An Irish IT solutions provider and reseller that began life in 1984 as a hardware broker is planning to double turnover from €5.5m to more than €10m in the next two years following the signing of a strategic partnership with IBM that will see the company evolve into a managed services provider.
Managing director of Dublin-based Comsys Ben McGahon told siliconrepublic.com the company is also in the process of establishing a beachhead in the UK as well as potentially establishing operations on mainland Europe following successful business wins in France and Germany as well as eastern Europe.
In recent weeks the company was appointed an IBM Global Services Business Partner in Ireland, which gives the company access to more than 200 dedicated engineers nationwide and enables the company to co-ordinate hardware and software support options for its SME and blue-chip client base.
As a result of the IBM alliance, Comsys can provide businesses with multi-platform and multi-vendor maintenance, infrastructure and systems management services, backup and recovery and total continuity management, hosting and managed services as well as networking and e-learning services.
McGahon explained the partnership will drive competitiveness in the marketplace for IT products and services as the original vendor restrictions for maintenance and global sourcing of IT infrastructure are removed and challenges the marketplace to evolve in meeting the demand for an open and accessible approach to IT supply and management.
Comsys was founded in 1984 by McGahon’s father Rod McGahon, who remains involved in the company as chairman. The company resells technologies from more than 55 vendors including Cisco, IBM, Hewlett-Packard, EMC, Sun, Fujitsu, Dataram, Expand and 3Com,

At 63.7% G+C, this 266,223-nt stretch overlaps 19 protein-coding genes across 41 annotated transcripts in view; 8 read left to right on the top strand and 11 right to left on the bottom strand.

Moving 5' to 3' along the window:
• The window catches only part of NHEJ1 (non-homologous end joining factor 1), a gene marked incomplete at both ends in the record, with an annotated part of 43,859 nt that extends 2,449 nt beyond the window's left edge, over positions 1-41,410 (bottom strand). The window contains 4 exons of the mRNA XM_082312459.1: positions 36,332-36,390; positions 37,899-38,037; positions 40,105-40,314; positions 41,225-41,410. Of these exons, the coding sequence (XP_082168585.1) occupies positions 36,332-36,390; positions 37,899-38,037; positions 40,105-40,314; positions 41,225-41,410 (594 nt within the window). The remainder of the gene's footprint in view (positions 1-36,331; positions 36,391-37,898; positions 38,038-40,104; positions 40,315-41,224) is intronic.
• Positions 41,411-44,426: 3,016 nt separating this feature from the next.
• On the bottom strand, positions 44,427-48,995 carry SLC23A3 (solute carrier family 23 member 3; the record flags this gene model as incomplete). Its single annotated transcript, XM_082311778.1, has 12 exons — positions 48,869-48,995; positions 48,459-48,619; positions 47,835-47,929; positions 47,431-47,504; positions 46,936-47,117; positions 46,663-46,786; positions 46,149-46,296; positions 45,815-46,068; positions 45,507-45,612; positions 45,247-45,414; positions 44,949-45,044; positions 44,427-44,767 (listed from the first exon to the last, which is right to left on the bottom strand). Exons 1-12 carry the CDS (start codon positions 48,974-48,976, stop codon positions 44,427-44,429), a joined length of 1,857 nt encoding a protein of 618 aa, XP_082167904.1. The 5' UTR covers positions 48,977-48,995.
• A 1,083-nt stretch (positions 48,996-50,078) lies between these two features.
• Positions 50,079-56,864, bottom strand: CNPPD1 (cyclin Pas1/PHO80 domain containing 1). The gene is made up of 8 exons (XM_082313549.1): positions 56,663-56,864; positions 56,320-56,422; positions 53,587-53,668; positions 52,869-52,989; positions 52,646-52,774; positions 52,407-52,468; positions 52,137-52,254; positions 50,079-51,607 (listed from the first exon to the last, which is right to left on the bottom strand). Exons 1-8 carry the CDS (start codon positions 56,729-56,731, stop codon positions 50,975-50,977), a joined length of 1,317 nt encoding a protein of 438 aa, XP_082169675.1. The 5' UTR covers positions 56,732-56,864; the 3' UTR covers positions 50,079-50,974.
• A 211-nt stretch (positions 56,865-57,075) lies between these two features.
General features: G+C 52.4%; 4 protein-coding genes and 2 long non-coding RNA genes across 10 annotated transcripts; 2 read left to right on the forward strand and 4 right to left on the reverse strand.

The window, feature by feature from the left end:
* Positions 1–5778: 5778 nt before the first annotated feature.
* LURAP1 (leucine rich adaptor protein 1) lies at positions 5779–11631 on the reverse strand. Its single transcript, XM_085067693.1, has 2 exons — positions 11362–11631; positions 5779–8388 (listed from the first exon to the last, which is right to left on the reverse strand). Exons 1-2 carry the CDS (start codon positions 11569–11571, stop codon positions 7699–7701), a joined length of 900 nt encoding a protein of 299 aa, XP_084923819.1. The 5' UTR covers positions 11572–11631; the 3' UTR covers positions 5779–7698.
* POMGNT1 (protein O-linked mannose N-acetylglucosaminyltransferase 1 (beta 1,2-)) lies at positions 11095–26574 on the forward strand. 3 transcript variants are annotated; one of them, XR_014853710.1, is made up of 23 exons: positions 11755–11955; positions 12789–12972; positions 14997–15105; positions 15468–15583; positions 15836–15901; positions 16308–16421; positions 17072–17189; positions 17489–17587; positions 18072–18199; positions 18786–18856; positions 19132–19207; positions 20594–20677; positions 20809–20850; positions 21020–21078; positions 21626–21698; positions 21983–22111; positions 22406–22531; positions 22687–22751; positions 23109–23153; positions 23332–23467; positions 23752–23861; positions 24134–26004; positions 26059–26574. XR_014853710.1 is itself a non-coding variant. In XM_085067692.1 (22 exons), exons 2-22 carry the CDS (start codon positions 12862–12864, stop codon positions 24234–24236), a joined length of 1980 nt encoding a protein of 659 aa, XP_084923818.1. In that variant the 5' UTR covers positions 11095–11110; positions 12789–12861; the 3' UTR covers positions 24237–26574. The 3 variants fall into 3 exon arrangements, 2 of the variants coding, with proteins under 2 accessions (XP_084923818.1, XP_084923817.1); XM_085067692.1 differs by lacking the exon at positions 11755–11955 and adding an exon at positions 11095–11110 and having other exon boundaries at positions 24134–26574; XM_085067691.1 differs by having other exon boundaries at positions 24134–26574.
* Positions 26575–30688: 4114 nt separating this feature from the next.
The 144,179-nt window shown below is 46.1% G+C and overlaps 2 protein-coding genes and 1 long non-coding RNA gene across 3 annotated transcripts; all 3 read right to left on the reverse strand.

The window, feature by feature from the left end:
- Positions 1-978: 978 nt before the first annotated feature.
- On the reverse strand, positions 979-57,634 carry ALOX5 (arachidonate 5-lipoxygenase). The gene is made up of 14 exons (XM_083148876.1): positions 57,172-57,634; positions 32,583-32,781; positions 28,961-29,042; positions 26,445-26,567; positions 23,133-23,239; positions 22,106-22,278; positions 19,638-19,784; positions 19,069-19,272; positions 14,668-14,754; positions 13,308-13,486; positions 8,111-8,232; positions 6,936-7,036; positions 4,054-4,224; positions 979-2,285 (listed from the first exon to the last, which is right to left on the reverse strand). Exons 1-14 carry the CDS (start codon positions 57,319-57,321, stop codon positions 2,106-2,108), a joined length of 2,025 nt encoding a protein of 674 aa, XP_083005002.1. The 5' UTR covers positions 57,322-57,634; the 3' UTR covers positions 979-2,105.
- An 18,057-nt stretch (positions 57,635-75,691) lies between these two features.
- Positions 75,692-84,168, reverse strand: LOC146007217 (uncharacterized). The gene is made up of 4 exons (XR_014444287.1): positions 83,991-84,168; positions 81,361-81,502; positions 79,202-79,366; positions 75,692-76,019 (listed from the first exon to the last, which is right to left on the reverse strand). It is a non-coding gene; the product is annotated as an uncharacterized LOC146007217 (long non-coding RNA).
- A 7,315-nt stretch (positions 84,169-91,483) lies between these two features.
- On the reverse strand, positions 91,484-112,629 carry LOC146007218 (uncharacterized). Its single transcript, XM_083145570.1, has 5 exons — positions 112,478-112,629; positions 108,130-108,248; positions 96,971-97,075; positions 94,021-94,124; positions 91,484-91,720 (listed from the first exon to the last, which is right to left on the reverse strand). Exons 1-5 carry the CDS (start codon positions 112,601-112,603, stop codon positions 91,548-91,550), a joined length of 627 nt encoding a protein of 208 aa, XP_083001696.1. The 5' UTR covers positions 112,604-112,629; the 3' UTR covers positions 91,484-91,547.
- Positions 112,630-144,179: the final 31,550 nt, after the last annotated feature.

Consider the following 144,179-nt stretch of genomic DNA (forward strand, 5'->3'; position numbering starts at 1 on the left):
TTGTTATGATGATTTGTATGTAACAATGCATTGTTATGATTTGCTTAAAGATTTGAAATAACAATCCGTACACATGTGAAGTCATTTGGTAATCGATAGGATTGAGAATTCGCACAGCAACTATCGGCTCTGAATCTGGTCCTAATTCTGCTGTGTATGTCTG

McGahon explained the company’s strategy. “In the Eighties we were pushing hardware to the business world, by the Nineties we were looking to add value. In this decade the major buying decisions are being influenced by maintenance and support options. We looked at various partners and decided on IBM because it could provide multi-vendor support, which is exactly what the business world wants.
“The more an IT manager has the ability to shop around, the more satisfactory it is for them. IT environments are becoming increasingly multi-platform. In recent months you are seeing trends in the marketplace, such as HP’s decision to buy Synstar. However, going forward, if you want to excel in managed services, you need to be able to maintain more than one vendor’s product,” McGahon explained.
McGahon said much of the drive towards multi-platform IT infrastructure is being driven by the need by businesses to keep their costs low and have room to manoeuvre in their buying choices. “Businesses are striving to stretch their IT budgets. €100k being spent today is going a lot further than before the technology bubble burst in 2001.”
By John Kennedy